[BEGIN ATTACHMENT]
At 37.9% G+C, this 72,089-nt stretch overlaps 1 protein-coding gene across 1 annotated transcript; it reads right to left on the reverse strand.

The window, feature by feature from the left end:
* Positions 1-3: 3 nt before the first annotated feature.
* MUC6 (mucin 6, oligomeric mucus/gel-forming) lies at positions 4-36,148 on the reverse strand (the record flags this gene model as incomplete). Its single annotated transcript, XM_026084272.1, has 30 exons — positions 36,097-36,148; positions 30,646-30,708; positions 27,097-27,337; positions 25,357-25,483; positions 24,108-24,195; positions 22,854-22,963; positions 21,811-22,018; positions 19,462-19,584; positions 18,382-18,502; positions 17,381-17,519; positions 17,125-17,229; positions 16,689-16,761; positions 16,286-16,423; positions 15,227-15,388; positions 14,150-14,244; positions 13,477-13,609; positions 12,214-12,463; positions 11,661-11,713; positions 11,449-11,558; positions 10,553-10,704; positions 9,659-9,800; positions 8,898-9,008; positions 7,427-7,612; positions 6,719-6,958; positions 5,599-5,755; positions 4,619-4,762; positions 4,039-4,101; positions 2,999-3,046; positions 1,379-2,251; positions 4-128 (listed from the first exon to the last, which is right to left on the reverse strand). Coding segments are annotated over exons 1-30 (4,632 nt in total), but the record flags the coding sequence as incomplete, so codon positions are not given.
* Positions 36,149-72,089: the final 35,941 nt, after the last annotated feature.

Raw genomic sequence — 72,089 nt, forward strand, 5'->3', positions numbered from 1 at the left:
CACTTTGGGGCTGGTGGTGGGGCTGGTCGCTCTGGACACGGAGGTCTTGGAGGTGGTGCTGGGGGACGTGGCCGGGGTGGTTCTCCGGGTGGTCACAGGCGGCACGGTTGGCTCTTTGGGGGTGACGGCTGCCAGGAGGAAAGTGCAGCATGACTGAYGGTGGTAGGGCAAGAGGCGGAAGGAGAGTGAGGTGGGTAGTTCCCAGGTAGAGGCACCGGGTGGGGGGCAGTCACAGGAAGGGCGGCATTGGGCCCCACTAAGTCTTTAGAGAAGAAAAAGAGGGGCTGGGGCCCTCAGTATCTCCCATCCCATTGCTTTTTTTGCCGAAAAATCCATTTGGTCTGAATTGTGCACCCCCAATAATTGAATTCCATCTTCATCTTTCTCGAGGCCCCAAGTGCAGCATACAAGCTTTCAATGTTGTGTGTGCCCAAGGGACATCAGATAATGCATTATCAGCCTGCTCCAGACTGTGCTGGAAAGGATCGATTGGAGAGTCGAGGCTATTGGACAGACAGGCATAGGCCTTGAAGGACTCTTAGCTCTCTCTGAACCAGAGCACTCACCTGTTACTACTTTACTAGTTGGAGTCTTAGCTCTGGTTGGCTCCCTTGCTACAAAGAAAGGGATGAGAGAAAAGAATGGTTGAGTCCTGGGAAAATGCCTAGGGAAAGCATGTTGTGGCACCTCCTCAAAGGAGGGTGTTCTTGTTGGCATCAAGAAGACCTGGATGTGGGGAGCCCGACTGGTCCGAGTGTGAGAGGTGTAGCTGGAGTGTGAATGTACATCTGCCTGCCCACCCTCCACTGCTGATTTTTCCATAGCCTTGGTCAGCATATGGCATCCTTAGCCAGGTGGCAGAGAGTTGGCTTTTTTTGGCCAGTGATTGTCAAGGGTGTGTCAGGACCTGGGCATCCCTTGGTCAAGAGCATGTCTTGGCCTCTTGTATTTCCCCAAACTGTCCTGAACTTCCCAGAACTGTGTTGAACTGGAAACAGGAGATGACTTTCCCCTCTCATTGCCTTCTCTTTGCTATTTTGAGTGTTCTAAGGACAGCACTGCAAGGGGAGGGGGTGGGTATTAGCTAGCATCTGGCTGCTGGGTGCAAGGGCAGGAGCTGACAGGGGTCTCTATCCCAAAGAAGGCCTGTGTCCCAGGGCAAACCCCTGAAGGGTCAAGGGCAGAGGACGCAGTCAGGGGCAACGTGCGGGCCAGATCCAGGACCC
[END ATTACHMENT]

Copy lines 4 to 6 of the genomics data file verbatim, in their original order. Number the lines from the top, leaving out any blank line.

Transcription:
* MUC6 (mucin 6, oligomeric mucus/gel-forming) lies at positions 4-36,148 on the reverse strand (the record flags this gene model as incomplete). Its single annotated transcript, XM_026084272.1, has 30 exons — positions 36,097-36,148; positions 30,646-30,708; positions 27,097-27,337; positions 25,357-25,483; positions 24,108-24,195; positions 22,854-22,963; positions 21,811-22,018; positions 19,462-19,584; positions 18,382-18,502; positions 17,381-17,519; positions 17,125-17,229; positions 16,689-16,761; positions 16,286-16,423; positions 15,227-15,388; positions 14,150-14,244; positions 13,477-13,609; positions 12,214-12,463; positions 11,661-11,713; positions 11,449-11,558; positions 10,553-10,704; positions 9,659-9,800; positions 8,898-9,008; positions 7,427-7,612; positions 6,719-6,958; positions 5,599-5,755; positions 4,619-4,762; positions 4,039-4,101; positions 2,999-3,046; positions 1,379-2,251; positions 4-128 (listed from the first exon to the last, which is right to left on the reverse strand). Coding segments are annotated over exons 1-30 (4,632 nt in total), but the record flags the coding sequence as incomplete, so codon positions are not given.
* Positions 36,149-72,089: the final 35,941 nt, after the last annotated feature.

Raw genomic sequence — 72,089 nt, forward strand, 5'->3', positions numbered from 1 at the left: